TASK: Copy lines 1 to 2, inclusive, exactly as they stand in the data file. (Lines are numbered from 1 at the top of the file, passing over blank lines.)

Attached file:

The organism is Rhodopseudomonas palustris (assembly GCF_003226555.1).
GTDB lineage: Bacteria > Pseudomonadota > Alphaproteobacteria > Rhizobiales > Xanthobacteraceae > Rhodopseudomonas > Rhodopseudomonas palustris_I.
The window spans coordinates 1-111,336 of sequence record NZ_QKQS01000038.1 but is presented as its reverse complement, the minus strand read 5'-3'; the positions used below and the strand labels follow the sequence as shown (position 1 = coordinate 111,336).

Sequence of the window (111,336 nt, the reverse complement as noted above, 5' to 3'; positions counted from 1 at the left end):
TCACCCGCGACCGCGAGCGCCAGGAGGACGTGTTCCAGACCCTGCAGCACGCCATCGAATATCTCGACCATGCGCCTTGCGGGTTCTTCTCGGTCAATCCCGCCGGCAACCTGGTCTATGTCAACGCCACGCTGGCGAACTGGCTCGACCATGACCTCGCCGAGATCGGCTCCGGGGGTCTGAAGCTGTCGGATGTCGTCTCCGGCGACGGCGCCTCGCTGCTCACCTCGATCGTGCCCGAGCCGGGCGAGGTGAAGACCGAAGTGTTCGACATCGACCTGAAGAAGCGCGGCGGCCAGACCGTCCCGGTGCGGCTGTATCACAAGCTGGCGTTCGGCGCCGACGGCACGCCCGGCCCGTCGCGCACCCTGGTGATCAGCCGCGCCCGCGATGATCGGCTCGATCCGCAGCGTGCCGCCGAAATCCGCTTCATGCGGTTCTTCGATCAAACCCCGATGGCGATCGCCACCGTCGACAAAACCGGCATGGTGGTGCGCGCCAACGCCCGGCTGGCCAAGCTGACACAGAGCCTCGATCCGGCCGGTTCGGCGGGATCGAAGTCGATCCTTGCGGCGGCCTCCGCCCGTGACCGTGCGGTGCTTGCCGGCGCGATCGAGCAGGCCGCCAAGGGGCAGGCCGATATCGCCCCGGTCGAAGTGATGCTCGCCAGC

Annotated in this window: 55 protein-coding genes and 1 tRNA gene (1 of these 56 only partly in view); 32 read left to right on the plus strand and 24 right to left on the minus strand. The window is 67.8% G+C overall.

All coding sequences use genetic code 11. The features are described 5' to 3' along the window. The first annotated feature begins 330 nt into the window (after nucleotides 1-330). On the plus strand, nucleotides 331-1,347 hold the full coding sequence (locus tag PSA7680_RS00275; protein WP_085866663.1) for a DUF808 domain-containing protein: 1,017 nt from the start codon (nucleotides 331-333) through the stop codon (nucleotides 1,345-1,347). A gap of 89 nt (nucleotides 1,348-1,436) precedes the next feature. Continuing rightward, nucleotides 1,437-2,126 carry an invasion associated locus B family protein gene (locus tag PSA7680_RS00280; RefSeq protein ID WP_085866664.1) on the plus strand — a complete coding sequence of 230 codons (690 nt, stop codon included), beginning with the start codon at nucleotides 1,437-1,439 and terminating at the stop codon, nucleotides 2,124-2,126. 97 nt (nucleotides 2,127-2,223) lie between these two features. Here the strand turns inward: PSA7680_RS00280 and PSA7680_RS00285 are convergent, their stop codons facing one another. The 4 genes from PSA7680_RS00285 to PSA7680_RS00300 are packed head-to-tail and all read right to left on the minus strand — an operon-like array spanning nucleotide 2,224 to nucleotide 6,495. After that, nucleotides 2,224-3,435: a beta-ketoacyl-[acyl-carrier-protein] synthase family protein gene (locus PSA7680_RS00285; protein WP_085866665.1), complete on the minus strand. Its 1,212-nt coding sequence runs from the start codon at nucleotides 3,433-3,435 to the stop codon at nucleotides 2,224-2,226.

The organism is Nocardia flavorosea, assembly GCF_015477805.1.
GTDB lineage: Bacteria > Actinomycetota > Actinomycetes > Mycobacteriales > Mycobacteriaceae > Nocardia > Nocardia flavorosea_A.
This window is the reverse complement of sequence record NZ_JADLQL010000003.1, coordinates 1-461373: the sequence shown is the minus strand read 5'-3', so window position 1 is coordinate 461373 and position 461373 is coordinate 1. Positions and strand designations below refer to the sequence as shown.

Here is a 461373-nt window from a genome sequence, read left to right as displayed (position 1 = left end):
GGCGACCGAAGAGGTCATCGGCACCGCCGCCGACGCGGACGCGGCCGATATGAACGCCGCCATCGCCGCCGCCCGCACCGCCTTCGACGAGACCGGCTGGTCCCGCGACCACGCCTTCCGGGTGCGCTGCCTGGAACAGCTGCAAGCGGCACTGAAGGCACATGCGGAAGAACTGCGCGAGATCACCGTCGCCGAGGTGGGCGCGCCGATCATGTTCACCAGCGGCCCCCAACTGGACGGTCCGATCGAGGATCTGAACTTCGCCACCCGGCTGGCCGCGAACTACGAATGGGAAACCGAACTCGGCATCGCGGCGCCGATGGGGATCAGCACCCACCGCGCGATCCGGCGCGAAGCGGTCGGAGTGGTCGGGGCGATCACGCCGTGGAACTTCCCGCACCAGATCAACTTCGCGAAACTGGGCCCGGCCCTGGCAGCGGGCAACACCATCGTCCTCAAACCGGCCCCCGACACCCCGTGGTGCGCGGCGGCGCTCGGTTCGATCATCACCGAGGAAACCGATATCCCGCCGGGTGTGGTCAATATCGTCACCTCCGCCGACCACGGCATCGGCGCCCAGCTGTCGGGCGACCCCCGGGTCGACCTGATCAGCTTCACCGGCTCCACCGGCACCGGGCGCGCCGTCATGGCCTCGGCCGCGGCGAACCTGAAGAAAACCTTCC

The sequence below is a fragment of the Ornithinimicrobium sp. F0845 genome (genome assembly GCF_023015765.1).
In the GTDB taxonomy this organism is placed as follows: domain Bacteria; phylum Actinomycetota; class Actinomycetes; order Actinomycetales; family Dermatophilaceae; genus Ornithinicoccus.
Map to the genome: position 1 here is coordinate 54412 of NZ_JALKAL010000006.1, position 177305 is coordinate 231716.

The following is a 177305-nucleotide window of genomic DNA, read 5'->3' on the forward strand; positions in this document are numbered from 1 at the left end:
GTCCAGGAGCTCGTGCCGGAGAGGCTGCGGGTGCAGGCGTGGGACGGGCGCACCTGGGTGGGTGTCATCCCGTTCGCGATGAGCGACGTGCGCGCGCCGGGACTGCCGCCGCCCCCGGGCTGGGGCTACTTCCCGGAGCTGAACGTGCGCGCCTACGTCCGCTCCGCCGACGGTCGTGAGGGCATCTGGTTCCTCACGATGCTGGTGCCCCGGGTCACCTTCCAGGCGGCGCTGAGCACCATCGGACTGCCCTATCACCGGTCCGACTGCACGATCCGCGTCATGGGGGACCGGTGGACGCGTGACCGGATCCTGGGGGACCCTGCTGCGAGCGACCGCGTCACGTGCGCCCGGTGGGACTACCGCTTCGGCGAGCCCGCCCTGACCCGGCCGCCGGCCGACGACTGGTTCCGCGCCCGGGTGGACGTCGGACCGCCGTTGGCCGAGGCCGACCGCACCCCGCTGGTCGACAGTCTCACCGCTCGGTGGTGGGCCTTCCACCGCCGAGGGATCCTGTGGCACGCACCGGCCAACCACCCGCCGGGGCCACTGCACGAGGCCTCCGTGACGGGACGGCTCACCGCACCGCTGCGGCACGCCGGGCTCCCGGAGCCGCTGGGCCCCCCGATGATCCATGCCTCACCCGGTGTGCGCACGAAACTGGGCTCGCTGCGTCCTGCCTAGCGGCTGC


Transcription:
The organism is Rhodopseudomonas palustris (assembly GCF_003226555.1).
GTDB lineage: Bacteria > Pseudomonadota > Alphaproteobacteria > Rhizobiales > Xanthobacteraceae > Rhodopseudomonas > Rhodopseudomonas palustris_I.